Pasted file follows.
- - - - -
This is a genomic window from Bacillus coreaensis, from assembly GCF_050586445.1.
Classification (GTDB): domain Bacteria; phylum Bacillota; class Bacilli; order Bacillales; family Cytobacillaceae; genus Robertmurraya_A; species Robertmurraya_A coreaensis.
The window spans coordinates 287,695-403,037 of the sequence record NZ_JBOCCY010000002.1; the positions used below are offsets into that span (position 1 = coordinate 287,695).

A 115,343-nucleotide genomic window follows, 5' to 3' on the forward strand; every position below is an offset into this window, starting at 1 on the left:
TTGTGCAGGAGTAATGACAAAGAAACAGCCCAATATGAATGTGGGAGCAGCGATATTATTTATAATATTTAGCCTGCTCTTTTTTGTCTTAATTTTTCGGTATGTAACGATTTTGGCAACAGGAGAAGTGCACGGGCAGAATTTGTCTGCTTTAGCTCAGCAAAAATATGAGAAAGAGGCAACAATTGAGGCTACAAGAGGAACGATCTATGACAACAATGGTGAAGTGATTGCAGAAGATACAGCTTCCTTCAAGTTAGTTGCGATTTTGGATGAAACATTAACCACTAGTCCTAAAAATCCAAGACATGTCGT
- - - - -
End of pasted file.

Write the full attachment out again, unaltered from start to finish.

This is a genomic window from Bacillus coreaensis, from assembly GCF_050586445.1.
Classification (GTDB): domain Bacteria; phylum Bacillota; class Bacilli; order Bacillales; family Cytobacillaceae; genus Robertmurraya_A; species Robertmurraya_A coreaensis.
The window spans coordinates 287,695-403,037 of the sequence record NZ_JBOCCY010000002.1; the positions used below are offsets into that span (position 1 = coordinate 287,695).

A 115,343-nucleotide genomic window follows, 5' to 3' on the forward strand; every position below is an offset into this window, starting at 1 on the left:
TTGTGCAGGAGTAATGACAAAGAAACAGCCCAATATGAATGTGGGAGCAGCGATATTATTTATAATATTTAGCCTGCTCTTTTTTGTCTTAATTTTTCGGTATGTAACGATTTTGGCAACAGGAGAAGTGCACGGGCAGAATTTGTCTGCTTTAGCTCAGCAAAAATATGAGAAAGAGGCAACAATTGAGGCTACAAGAGGAACGATCTATGACAACAATGGTGAAGTGATTGCAGAAGATACAGCTTCCTTCAAGTTAGTTGCGATTTTGGATGAAACATTAACCACTAGTCCTAAAAATCCAAGACATGTCGT